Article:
Marshals: Escaped inmate was hiding in Myrtle Beach

Sanders during a bond hearing in MB Friday
Sanders during a bond hearing in MB Friday

MYRTLE BEACH, SC (WMBF)  A man who the Berkeley County Sheriff's Office says escaped from jail 35 days ago was arrested in Myrtle Beach late Thursday night. Berkeley County authorities say James Sanders was able to slip out of the Berkeley County Detention Center on January 26.

When Myrtle Beach Police officers arrested Sanders they did not realize they had a suspected fugitive on their hands, but it did not take long for them to figure that out.

"According to arresting officers, they were called out to Broadway at the Beach a little before midnight last night," Captain David Knipes said. "Supposedly the suspect had met some females out at Broadway at the Beach, befriended them, had gone into a club with them and was dancing with them.

"One of the females lost her wallet or her wallet fell out of her purse onto the dance floor. The subject saw the wallet on the floor, picked it up, grabbed it and ran out the club with the female chasing him.

"He was stopped outside by Broadway at the Beach security and questioned. He tried to run from them also. They were able to detain him until we arrived."

Knipes said officer arrested Sanders and took him to the police department. He said Sanders gave officers a fake name, but officers also fingerprinted Sanders.

"The officers noticed some discrepancies in some of his statements," Knipes said. "When they fingerprinted him and photographed him the fingerprints came back as the wanted subject out of Berkeley County."

During a hearing Friday morning Sanders pled no contest to a larceny charge, and he pled guilty to giving a false name to police. The judge sentenced Sanders to 30 days in jail for each charge, but those sentences were suspended because a Berkeley County deputy was there to take Sanders back to the Hill-Finklea Detention Center in Moncks Corner where he was still facing domestic violence charges.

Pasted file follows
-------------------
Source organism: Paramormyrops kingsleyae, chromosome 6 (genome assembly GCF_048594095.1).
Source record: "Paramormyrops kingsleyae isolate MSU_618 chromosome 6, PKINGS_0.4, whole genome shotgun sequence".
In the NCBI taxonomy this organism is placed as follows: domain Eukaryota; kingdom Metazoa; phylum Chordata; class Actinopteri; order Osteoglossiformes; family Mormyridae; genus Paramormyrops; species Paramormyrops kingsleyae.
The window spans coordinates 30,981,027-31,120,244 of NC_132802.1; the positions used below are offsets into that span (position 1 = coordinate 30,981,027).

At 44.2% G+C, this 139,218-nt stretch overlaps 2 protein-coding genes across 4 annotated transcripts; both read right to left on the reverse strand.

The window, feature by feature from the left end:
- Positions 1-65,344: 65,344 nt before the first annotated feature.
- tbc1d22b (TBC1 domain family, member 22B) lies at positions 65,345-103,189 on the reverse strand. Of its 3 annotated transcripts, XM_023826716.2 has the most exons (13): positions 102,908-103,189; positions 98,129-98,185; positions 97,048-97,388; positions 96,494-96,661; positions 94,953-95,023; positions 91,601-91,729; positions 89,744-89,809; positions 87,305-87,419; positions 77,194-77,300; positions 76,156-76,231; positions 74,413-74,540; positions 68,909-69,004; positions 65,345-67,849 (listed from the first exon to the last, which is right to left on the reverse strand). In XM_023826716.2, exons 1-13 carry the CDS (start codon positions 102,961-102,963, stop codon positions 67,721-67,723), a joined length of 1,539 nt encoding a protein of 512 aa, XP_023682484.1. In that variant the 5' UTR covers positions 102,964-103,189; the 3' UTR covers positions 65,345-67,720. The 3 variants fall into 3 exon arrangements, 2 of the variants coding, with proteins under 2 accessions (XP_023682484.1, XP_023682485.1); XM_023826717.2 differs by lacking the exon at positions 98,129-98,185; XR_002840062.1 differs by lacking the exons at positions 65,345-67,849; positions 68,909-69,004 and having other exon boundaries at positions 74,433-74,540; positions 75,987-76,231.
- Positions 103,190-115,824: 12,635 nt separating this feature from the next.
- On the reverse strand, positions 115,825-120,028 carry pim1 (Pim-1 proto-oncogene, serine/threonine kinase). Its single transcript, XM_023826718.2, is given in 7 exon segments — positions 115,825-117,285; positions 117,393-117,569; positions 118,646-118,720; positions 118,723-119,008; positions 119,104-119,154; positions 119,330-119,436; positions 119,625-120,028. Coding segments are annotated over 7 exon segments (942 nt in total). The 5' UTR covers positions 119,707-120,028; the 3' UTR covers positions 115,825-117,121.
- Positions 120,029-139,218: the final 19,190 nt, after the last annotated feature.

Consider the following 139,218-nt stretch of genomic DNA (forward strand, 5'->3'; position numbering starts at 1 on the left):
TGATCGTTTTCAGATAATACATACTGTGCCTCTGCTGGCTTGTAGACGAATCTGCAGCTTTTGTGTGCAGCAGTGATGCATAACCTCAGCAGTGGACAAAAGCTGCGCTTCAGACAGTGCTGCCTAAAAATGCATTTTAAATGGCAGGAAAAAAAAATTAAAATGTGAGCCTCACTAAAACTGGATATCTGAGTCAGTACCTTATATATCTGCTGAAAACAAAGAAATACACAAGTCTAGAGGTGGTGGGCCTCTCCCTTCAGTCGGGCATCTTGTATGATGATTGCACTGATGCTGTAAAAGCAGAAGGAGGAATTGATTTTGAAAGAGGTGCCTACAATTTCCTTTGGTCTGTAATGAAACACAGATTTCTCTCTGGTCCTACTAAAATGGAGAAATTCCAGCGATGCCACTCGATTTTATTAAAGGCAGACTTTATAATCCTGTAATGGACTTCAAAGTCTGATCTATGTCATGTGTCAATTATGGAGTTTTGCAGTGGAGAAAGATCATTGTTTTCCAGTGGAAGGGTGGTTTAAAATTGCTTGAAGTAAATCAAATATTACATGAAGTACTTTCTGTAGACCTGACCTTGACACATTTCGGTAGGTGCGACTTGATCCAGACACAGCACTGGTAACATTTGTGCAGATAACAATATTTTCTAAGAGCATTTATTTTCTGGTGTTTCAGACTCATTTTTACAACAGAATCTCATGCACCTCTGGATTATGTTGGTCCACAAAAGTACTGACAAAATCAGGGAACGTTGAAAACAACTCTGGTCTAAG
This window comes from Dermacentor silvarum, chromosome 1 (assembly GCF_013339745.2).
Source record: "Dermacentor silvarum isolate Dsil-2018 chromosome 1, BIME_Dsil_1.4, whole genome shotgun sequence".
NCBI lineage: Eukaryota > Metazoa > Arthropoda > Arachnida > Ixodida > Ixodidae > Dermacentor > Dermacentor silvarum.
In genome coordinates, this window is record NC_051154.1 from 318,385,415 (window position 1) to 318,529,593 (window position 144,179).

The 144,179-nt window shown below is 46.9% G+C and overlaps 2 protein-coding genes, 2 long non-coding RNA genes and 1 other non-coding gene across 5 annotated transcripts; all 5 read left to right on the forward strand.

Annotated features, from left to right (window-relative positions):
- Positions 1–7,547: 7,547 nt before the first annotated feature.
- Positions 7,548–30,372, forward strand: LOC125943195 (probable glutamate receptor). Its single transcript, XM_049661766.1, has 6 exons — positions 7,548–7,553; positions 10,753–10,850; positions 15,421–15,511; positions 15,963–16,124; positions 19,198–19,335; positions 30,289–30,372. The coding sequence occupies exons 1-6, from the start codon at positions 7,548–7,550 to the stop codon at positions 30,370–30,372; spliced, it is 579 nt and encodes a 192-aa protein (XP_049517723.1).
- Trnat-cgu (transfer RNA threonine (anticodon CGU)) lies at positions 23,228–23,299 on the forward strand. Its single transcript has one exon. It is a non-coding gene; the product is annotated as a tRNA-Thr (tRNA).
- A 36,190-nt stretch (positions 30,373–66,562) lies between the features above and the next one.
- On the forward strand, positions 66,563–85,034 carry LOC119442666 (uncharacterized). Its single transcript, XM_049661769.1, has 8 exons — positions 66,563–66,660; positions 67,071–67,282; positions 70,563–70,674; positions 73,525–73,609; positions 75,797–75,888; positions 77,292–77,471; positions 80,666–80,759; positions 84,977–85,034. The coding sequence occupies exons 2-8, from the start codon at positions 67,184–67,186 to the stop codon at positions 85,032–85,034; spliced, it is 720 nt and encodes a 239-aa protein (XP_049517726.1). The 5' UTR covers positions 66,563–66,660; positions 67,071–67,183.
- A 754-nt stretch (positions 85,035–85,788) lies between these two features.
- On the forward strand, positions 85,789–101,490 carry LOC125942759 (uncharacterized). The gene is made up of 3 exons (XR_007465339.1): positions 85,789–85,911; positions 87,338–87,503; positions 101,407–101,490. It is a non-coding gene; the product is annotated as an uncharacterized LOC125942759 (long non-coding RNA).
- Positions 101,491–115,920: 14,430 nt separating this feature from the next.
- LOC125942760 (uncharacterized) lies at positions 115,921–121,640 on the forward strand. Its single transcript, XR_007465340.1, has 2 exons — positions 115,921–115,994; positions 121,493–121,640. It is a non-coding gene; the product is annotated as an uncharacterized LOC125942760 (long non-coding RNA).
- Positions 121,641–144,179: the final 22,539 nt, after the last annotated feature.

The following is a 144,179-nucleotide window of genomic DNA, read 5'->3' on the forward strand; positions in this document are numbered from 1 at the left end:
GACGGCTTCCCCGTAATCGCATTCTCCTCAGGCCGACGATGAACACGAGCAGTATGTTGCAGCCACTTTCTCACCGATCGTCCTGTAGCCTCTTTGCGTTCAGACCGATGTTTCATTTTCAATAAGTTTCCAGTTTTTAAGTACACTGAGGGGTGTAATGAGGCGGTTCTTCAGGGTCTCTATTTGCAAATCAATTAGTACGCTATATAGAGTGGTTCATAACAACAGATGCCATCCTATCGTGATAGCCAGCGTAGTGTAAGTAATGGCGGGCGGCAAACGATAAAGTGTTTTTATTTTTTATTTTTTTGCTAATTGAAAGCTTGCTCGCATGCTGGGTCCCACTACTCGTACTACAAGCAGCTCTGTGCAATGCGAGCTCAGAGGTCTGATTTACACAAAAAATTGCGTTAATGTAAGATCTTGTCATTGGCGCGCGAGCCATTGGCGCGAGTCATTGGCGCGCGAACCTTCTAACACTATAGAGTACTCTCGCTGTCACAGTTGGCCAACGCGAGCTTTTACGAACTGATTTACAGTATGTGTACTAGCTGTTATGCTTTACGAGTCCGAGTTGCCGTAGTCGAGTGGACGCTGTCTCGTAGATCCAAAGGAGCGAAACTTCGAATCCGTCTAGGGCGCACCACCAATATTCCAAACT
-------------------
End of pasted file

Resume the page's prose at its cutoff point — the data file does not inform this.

U.S. Marshals say they believe Sanders had been in the Myrtle Beach area since at least mid February. Deputy U.S. Marshal Frank Conroy said for at least a week Sanders stayed in a local hospital waiting room under a fake name, pretending to be related to a patient in a coma. Conroy did not name the hospital, but he said workers caught on and Sanders was escorted out without an I.D. check. Conroy said the hospital told marshals about the incident on Thursday, February 23.

On the following Monday, February 27, marshals alerted places such as the Myrtle Beach Community Kitchen that Sanders may be in the area.

"We had heard there was a man in the area that had escaped from the jail and everything," said Arnold Laws, a homeless man who volunteers at the kitchen.

On Wednesday, February 29, someone at the kitchen reported seeing Sanders eating breakfast there. Conroy said Sanders left before marshals arrived, and he did not return for lunch.

Laws said Sanders could have easily blended in without the alert from Marshals.

"You got people constantly in and out of the Myrtle Beach area," Laws explained.

Before apparently coming to the Grand Strand, video surveillance from MUSC in Charleston showed someone who appears to be Sanders walking around the facility a little more than a week after he reportedly escaped. Hospital officials confirmed Sanders visited a patient there February 3 and 4.

Berkeley County Sheriff's Office records show Sanders may have been able to leave jail because Sgt. Patricia Collins and Lt. Tony Riley failed to read Sanders' entire file before clearing him for release from the Hill-Finklea Detention Center. Authorities report that victim's advocates immediately fought the action and asked the officers to recheck Sanders' paperwork.

Investigation papers state that Collins said, "We have the discharge paper, we can't keep him here forever, it is what it is." The investigation also showed that Pfc. Tyler McWethy failed to secure Sanders' handcuffs.

Once Sanders was out of the handcuffs, he trailed behind jail worker Sgt. Rosemary Sanders who was going to her vehicle through the facility's employee parking door, authorities say. When the sergeant questioned Sanders on a detention center arm band he was still wearing, Sanders took it off, handed it to her and kept on walking.

In the aftermath, the four workers at the detention center faced consequences.

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